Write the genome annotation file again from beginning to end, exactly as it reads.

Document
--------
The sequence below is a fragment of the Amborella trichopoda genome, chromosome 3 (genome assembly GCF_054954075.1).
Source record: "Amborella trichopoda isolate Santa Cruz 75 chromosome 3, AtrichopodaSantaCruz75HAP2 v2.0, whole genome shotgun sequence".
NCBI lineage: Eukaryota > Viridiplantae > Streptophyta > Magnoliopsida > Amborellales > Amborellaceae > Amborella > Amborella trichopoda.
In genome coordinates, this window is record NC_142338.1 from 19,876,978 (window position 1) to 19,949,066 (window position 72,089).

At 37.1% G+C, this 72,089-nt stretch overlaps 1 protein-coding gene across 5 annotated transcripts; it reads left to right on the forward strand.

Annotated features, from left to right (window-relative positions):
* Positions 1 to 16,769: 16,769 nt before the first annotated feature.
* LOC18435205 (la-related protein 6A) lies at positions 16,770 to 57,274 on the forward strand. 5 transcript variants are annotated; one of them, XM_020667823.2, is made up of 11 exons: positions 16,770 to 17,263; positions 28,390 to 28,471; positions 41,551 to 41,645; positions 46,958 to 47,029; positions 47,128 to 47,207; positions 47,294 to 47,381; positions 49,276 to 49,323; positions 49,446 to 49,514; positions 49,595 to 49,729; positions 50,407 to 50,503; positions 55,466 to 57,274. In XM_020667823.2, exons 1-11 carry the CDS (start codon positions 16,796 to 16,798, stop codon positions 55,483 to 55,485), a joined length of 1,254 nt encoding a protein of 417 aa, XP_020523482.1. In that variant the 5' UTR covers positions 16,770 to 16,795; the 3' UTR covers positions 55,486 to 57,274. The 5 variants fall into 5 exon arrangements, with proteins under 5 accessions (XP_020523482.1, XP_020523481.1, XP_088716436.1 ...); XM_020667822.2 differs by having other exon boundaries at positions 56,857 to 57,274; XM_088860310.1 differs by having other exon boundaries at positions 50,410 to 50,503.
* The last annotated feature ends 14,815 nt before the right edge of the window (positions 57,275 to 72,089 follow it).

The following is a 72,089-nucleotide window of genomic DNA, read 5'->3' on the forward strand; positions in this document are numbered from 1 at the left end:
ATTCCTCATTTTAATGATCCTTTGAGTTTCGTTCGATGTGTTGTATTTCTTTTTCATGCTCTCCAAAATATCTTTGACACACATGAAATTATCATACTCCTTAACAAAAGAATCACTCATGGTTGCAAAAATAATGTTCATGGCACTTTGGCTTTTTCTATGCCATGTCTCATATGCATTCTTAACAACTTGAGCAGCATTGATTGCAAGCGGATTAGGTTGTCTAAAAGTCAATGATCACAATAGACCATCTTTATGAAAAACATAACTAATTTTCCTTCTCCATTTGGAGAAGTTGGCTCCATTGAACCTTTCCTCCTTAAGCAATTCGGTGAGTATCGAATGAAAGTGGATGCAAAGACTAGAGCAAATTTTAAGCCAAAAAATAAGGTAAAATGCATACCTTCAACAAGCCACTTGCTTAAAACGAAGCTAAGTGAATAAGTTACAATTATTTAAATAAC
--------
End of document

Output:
The sequence below is a fragment of the Amborella trichopoda genome, chromosome 3 (genome assembly GCF_054954075.1).
Source record: "Amborella trichopoda isolate Santa Cruz 75 chromosome 3, AtrichopodaSantaCruz75HAP2 v2.0, whole genome shotgun sequence".
NCBI lineage: Eukaryota > Viridiplantae > Streptophyta > Magnoliopsida > Amborellales > Amborellaceae > Amborella > Amborella trichopoda.
In genome coordinates, this window is record NC_142338.1 from 19,876,978 (window position 1) to 19,949,066 (window position 72,089).

At 37.1% G+C, this 72,089-nt stretch overlaps 1 protein-coding gene across 5 annotated transcripts; it reads left to right on the forward strand.

Annotated features, from left to right (window-relative positions):
* Positions 1 to 16,769: 16,769 nt before the first annotated feature.
* LOC18435205 (la-related protein 6A) lies at positions 16,770 to 57,274 on the forward strand. 5 transcript variants are annotated; one of them, XM_020667823.2, is made up of 11 exons: positions 16,770 to 17,263; positions 28,390 to 28,471; positions 41,551 to 41,645; positions 46,958 to 47,029; positions 47,128 to 47,207; positions 47,294 to 47,381; positions 49,276 to 49,323; positions 49,446 to 49,514; positions 49,595 to 49,729; positions 50,407 to 50,503; positions 55,466 to 57,274. In XM_020667823.2, exons 1-11 carry the CDS (start codon positions 16,796 to 16,798, stop codon positions 55,483 to 55,485), a joined length of 1,254 nt encoding a protein of 417 aa, XP_020523482.1. In that variant the 5' UTR covers positions 16,770 to 16,795; the 3' UTR covers positions 55,486 to 57,274. The 5 variants fall into 5 exon arrangements, with proteins under 5 accessions (XP_020523482.1, XP_020523481.1, XP_088716436.1 ...); XM_020667822.2 differs by having other exon boundaries at positions 56,857 to 57,274; XM_088860310.1 differs by having other exon boundaries at positions 50,410 to 50,503.
* The last annotated feature ends 14,815 nt before the right edge of the window (positions 57,275 to 72,089 follow it).

The following is a 72,089-nucleotide window of genomic DNA, read 5'->3' on the forward strand; positions in this document are numbered from 1 at the left end:
ATTCCTCATTTTAATGATCCTTTGAGTTTCGTTCGATGTGTTGTATTTCTTTTTCATGCTCTCCAAAATATCTTTGACACACATGAAATTATCATACTCCTTAACAAAAGAATCACTCATGGTTGCAAAAATAATGTTCATGGCACTTTGGCTTTTTCTATGCCATGTCTCATATGCATTCTTAACAACTTGAGCAGCATTGATTGCAAGCGGATTAGGTTGTCTAAAAGTCAATGATCACAATAGACCATCTTTATGAAAAACATAACTAATTTTCCTTCTCCATTTGGAGAAGTTGGCTCCATTGAACCTTTCCTCCTTAAGCAATTCGGTGAGTATCGAATGAAAGTGGATGCAAAGACTAGAGCAAATTTTAAGCCAAAAAATAAGGTAAAATGCATACCTTCAACAAGCCACTTGCTTAAAACGAAGCTAAGTGAATAAGTTACAATTATTTAAATAAC